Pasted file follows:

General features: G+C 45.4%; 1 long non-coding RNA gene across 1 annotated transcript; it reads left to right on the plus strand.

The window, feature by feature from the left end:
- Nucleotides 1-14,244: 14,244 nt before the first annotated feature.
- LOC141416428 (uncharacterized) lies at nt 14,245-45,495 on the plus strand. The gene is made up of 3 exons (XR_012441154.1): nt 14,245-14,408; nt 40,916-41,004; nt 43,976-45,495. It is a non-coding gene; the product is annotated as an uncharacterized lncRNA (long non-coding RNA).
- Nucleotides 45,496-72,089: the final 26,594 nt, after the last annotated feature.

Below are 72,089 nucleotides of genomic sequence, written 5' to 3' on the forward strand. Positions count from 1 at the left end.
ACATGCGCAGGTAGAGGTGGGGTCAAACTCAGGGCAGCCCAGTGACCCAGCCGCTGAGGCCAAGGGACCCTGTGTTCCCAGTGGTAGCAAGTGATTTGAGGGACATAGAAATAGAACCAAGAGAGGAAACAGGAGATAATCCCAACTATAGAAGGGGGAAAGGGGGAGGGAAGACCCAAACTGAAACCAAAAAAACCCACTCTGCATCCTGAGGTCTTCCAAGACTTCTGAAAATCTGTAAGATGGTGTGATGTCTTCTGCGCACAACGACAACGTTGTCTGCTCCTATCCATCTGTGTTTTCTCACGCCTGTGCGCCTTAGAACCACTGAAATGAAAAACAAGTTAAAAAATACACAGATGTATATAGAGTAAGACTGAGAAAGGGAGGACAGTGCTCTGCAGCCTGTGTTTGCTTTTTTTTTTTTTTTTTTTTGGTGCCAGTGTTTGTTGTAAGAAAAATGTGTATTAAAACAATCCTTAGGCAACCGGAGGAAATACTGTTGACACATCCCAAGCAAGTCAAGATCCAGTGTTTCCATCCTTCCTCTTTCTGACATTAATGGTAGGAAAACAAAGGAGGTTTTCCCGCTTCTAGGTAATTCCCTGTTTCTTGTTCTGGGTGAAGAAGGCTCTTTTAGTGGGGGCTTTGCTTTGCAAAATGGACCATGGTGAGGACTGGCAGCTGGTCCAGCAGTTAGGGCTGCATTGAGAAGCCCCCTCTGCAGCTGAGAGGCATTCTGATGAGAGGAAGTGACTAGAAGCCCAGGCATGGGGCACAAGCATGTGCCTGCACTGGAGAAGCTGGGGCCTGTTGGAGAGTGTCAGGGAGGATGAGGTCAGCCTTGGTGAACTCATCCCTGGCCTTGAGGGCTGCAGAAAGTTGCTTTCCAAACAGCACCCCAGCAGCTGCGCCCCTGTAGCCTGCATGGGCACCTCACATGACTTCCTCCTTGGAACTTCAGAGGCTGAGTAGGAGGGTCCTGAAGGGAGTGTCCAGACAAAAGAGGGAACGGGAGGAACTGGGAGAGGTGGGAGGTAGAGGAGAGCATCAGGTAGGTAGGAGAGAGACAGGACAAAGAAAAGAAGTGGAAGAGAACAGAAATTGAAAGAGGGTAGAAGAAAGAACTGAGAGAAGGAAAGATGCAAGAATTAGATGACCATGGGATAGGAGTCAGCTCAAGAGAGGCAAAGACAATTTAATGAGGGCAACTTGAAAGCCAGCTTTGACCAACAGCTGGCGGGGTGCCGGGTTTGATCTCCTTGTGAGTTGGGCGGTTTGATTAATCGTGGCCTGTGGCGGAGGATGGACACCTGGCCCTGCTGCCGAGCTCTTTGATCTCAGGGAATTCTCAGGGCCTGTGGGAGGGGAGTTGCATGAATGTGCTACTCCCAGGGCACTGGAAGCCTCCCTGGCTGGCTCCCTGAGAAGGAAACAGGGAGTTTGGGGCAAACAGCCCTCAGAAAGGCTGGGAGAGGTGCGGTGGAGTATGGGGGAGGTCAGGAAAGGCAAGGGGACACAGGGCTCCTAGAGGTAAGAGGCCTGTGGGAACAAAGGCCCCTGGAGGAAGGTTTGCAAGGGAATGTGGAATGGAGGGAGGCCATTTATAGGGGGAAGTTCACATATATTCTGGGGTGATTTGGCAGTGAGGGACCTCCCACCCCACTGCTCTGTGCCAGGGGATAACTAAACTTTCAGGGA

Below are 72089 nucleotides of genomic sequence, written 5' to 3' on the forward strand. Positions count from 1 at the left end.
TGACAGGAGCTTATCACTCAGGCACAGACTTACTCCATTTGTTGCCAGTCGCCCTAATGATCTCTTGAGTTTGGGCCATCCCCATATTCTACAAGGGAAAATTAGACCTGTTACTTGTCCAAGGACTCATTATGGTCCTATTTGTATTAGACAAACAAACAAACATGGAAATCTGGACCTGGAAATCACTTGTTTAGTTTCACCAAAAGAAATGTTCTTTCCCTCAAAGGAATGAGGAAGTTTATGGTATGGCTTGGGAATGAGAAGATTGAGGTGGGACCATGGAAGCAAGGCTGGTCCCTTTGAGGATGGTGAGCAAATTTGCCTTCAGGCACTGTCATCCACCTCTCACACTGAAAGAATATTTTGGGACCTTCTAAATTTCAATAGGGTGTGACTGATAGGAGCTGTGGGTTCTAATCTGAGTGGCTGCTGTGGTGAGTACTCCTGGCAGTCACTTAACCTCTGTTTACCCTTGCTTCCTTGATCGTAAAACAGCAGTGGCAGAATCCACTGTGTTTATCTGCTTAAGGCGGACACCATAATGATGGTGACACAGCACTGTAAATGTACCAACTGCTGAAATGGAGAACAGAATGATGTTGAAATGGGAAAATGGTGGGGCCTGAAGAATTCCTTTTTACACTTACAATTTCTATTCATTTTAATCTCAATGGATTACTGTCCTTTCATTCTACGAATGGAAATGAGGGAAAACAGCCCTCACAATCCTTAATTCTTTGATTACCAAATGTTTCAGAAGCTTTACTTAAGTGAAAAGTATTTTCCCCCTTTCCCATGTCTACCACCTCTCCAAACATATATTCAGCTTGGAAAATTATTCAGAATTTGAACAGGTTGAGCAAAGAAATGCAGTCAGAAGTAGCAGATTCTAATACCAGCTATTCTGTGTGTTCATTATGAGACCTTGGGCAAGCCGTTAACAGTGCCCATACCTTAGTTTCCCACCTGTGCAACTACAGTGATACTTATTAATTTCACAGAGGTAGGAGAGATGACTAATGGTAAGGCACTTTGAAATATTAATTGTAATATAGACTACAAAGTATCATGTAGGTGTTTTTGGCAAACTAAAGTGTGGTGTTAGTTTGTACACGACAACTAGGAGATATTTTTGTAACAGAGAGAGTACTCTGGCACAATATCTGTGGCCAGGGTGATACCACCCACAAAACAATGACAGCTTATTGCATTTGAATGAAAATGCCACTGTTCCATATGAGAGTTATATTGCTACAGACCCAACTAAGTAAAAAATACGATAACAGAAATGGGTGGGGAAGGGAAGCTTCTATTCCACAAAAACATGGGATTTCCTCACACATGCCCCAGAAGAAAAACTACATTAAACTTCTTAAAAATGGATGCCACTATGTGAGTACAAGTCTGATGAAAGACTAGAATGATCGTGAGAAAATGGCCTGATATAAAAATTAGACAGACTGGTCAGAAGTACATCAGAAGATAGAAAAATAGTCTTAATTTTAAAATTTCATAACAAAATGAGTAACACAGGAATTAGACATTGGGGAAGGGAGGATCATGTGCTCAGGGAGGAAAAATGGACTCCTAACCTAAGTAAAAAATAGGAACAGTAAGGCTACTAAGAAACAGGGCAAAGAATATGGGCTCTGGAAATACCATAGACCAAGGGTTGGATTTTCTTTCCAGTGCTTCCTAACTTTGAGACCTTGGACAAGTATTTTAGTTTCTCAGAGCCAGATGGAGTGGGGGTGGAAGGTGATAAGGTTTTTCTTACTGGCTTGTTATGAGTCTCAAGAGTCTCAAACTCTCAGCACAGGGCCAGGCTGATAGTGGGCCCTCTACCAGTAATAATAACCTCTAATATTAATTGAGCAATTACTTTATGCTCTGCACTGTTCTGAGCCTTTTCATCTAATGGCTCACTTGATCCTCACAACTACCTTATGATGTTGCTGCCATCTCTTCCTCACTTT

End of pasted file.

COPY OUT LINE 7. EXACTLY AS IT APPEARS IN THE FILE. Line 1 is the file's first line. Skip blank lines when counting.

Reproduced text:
ACATGCGCAGGTAGAGGTGGGGTCAAACTCAGGGCAGCCCAGTGACCCAGCCGCTGAGGCCAAGGGACCCTGTGTTCCCAGTGGTAGCAAGTGATTTGAGGGACATAGAAATAGAACCAAGAGAGGAAACAGGAGATAATCCCAACTATAGAAGGGGGAAAGGGGGAGGGAAGACCCAAACTGAAACCAAAAAAACCCACTCTGCATCCTGAGGTCTTCCAAGACTTCTGAAAATCTGTAAGATGGTGTGATGTCTTCTGCGCACAACGACAACGTTGTCTGCTCCTATCCATCTGTGTTTTCTCACGCCTGTGCGCCTTAGAACCACTGAAATGAAAAACAAGTTAAAAAATACACAGATGTATATAGAGTAAGACTGAGAAAGGGAGGACAGTGCTCTGCAGCCTGTGTTTGCTTTTTTTTTTTTTTTTTTTTGGTGCCAGTGTTTGTTGTAAGAAAAATGTGTATTAAAACAATCCTTAGGCAACCGGAGGAAATACTGTTGACACATCCCAAGCAAGTCAAGATCCAGTGTTTCCATCCTTCCTCTTTCTGACATTAATGGTAGGAAAACAAAGGAGGTTTTCCCGCTTCTAGGTAATTCCCTGTTTCTTGTTCTGGGTGAAGAAGGCTCTTTTAGTGGGGGCTTTGCTTTGCAAAATGGACCATGGTGAGGACTGGCAGCTGGTCCAGCAGTTAGGGCTGCATTGAGAAGCCCCCTCTGCAGCTGAGAGGCATTCTGATGAGAGGAAGTGACTAGAAGCCCAGGCATGGGGCACAAGCATGTGCCTGCACTGGAGAAGCTGGGGCCTGTTGGAGAGTGTCAGGGAGGATGAGGTCAGCCTTGGTGAACTCATCCCTGGCCTTGAGGGCTGCAGAAAGTTGCTTTCCAAACAGCACCCCAGCAGCTGCGCCCCTGTAGCCTGCATGGGCACCTCACATGACTTCCTCCTTGGAACTTCAGAGGCTGAGTAGGAGGGTCCTGAAGGGAGTGTCCAGACAAAAGAGGGAACGGGAGGAACTGGGAGAGGTGGGAGGTAGAGGAGAGCATCAGGTAGGTAGGAGAGAGACAGGACAAAGAAAAGAAGTGGAAGAGAACAGAAATTGAAAGAGGGTAGAAGAAAGAACTGAGAGAAGGAAAGATGCAAGAATTAGATGACCATGGGATAGGAGTCAGCTCAAGAGAGGCAAAGACAATTTAATGAGGGCAACTTGAAAGCCAGCTTTGACCAACAGCTGGCGGGGTGCCGGGTTTGATCTCCTTGTGAGTTGGGCGGTTTGATTAATCGTGGCCTGTGGCGGAGGATGGACACCTGGCCCTGCTGCCGAGCTCTTTGATCTCAGGGAATTCTCAGGGCCTGTGGGAGGGGAGTTGCATGAATGTGCTACTCCCAGGGCACTGGAAGCCTCCCTGGCTGGCTCCCTGAGAAGGAAACAGGGAGTTTGGGGCAAACAGCCCTCAGAAAGGCTGGGAGAGGTGCGGTGGAGTATGGGGGAGGTCAGGAAAGGCAAGGGGACACAGGGCTCCTAGAGGTAAGAGGCCTGTGGGAACAAAGGCCCCTGGAGGAAGGTTTGCAAGGGAATGTGGAATGGAGGGAGGCCATTTATAGGGGGAAGTTCACATATATTCTGGGGTGATTTGGCAGTGAGGGACCTCCCACCCCACTGCTCTGTGCCAGGGGATAACTAAACTTTCAGGGA